immunoglobulin M (IgM) capture enzyme-linked immunosorbent assay (MAC-ELISA), and indirect immunoglobulin G ELISA1. Regardless of the test used, unequivocal serologic diagnosis depends upon a significant (fourfold or greater) rise in the titer of specific antibodies between acute and convalescent phase serum samples. Hemagglutination-Inhibition Test: Because HI antibodies persist for long periods (up to 48 years and probably longer) 3, the test is ideal for seroepidemiologic studies 2. HI antibody usually begins to appear at detectable levels (titer of 10) by day 5 or 6 of illness, and antibody titers in convalescent-phase serum specimens are generally at or below 640 in primary infections, although there are exceptions 4. There is an immediate anamnestic response in secondary and tertiary dengue infections, and antibody titers increase rapidly during the first few days of illness, often reaching above five thousand or more. A titer of more than one thousand in an acute-phase serum sample is considered presumptive evidence of a current dengue infection. Such high levels of HI antibody persist for 2 to 3 months in some patients, but antibody titers generally begin to wane by 30 to 40 days. The major disadvantage of the HI test is its lack of specificity, which generally makes it unreliable for identifying the infecting virus serotype. Complement Fixation (CF): The CF test is not widely used for routine dengue diagnostic serologic testing. It is more difficult to perform, requires highly trained personnel, and therefore is not used in most dengue laboratories. It is based on the principle that complement is consumed during antigen-antibody reactions. Neutralization Test (NT): The NT is the most specific and sensitive serologic test for dengue viruses 5. The most common method used is the serum dilution plaque reduction NT. In general, neutralizing-antibody titers rise at about the same time or slightly more slowly than HI and ELISA antibody titers but more quickly than CF antibody titers and persist for at least 48 years . Because the NT is more sensitive, neutralizing antibodies are present in the absence of detectable HI antibodies in some persons with past dengue infection.6. Because of the long persistence of neutralizing antibodies, the test may also be used for seroepidemiologic studies. Higher cost , prolong time to perform the test, and technical difficulty are the major limitations. Therefore this test is not used routinely by most laboratories.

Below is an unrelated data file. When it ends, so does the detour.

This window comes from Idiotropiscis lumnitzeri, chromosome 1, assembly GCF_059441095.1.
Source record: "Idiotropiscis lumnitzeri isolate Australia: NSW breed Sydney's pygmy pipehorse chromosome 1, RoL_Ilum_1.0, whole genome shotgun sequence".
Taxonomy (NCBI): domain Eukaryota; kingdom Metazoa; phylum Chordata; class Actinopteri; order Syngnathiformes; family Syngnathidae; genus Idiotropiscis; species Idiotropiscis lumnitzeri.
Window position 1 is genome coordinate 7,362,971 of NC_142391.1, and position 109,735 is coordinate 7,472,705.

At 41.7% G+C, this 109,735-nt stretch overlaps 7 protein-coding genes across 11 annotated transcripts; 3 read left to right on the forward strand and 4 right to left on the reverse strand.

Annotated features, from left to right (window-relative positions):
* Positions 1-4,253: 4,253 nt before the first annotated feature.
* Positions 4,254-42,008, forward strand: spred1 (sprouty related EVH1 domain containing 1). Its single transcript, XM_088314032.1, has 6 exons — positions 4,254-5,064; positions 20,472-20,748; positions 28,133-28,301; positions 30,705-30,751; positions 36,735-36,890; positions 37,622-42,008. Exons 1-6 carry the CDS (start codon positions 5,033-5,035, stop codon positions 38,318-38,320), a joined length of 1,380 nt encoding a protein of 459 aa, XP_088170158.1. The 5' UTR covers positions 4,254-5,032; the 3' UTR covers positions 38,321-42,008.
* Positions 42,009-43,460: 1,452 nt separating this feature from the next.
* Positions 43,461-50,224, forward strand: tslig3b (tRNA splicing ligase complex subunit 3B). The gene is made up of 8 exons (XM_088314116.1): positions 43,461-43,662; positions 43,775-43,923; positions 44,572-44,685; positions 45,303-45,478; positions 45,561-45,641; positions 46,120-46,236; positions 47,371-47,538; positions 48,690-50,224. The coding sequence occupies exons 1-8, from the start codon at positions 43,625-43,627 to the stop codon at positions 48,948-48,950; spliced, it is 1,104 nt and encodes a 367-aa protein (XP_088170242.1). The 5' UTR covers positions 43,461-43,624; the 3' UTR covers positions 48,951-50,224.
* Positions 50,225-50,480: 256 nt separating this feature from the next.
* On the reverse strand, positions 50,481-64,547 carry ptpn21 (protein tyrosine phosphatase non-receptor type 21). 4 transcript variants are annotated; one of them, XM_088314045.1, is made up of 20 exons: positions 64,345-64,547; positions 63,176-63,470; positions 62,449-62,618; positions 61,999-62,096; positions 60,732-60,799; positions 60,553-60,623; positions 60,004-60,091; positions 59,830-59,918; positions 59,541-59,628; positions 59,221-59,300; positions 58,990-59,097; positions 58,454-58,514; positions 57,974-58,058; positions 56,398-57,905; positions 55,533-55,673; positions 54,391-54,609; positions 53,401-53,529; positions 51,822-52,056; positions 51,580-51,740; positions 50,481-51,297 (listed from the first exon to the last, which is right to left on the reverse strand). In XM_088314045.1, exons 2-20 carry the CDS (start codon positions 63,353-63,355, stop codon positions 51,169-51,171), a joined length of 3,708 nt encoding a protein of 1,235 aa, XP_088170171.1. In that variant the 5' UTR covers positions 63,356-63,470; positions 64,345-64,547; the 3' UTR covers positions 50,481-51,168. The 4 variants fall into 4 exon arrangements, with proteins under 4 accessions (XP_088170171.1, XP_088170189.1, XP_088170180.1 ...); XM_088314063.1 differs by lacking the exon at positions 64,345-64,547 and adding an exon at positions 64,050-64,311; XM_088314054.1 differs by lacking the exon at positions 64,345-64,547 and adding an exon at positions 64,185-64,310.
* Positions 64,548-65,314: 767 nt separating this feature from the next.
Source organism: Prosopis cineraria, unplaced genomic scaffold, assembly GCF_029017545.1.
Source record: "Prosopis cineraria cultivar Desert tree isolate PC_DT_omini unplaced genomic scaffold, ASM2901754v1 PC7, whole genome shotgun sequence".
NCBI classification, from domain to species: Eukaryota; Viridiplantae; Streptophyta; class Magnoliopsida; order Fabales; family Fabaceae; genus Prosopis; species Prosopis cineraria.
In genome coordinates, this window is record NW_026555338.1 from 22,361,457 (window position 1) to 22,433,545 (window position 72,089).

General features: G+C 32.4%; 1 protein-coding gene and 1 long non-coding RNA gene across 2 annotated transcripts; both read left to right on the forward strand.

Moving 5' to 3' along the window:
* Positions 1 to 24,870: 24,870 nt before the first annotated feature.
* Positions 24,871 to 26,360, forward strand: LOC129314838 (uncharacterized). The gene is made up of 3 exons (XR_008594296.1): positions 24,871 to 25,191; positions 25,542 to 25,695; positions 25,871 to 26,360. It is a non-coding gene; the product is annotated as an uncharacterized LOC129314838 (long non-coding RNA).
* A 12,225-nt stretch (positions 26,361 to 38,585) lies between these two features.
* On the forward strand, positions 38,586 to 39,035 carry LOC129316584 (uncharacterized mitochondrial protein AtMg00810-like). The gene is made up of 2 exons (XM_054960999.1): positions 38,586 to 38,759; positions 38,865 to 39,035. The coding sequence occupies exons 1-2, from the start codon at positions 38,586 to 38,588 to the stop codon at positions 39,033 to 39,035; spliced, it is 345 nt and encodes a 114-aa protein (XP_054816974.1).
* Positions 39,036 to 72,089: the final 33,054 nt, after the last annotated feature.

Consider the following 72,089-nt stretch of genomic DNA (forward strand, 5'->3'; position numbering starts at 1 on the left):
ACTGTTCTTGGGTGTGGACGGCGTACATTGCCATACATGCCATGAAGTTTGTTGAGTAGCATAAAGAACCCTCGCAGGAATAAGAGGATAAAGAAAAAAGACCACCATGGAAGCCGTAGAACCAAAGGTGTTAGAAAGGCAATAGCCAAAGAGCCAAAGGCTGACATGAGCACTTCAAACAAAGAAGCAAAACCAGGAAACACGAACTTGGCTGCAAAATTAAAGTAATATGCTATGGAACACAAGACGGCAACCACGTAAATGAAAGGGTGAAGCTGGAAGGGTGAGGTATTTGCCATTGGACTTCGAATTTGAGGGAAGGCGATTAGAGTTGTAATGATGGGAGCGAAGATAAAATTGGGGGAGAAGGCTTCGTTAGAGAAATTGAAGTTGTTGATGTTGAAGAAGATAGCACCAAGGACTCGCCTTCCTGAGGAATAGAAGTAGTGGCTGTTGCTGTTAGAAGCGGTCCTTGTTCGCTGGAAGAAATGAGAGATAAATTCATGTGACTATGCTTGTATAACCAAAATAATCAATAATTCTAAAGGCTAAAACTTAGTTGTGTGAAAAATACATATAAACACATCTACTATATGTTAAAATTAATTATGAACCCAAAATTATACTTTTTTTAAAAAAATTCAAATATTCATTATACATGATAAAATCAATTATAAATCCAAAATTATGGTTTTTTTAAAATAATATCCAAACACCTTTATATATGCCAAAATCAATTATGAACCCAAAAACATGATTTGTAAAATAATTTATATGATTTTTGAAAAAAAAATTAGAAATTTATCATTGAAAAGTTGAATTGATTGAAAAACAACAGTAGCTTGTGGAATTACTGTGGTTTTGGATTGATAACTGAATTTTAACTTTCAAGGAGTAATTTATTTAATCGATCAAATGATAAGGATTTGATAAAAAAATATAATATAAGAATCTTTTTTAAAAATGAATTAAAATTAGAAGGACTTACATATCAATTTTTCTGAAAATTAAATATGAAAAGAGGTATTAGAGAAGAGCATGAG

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Immunoglobulin M (IgM) Capture Enzyme-linked Immunosorbent Assay (MAC-ELISA): It has become the most widely used serologic test for dengue diagnosis in the past few years. It is a simple, rapid test that requires very little sophisticated equipment .7,8 Anti-dengue IgM antibody develops a little faster than IgG antibody. By day 5 of illness, most patients had detectable IgM antibody in the acute-phase serum. IgM antibody is produced by patients with both primary and secondary dengue infections and probably by persons with tertiary infections 7. IgM antibody titers in primary infections are significantly higher than in secondary infections. In some primary infections, detectable IgM persists for more than 90 days, but in most patients, it waned to an undetectable level by 60 days. It must be remembered, that because of the persistence of IgM antibody for 1 to 3 months, MAC-ELISA-positive results obtained with single serum samples are only provisional and do not necessarily mean that the dengue infection was current9. These results do mean that the person had a dengue infection sometime in the previous 2 to 3 months. Similarly, a negative result with an acute-phase sample may be a false-negative result because the sample was taken before detectable IgM appeared. Unfortunately, many dengue diagnostic laboratories have adopted MAC-ELISA as a confirmatory test and do not conduct followup tests to confirm the presumptive IgM results. If this test is used to make patient management decisions, it could result in a higher case fatality rate among patients with false-negative results. MAC-ELISA cannot be reliably used to identify the infecting virus serotype. MAC-ELISA has become an invaluable tool for surveillance of dengue, Dengue hemorrhagic Factor DHF, and DSS Dengue Shock Syndrome. In areas where dengue is not endemic, it can be used in clinical surveillance for viral illness . In areas where dengue is endemic, MAC-ELISA can be used as an inexpensive way to screen large numbers of serum specimens with relatively little effort. It is especially useful for hospitalized patients, who are generally admitted late in the illness after detectable IgM is present in the blood , but it must be emphasized again that this test should not be used to make patient management decisions. An indirect IgG-ELISA has been developed that is comparable to the HI test and can also be used to differentiate primary and secondary dengue infections . The test is simple and easy to perform and is thus useful for high-volume testing. The IgGELISA is very nonspecific and exhibits the same broad crossreactivity among flaviviruses as the HI test does; therefore, it cannot be used to identify the infecting dengue virus serotype. However, it has a slightly higher sensitivity than the HI test. A number of commercial test kits for anti-dengue IgM and IgG antibodies have become available in the past few years.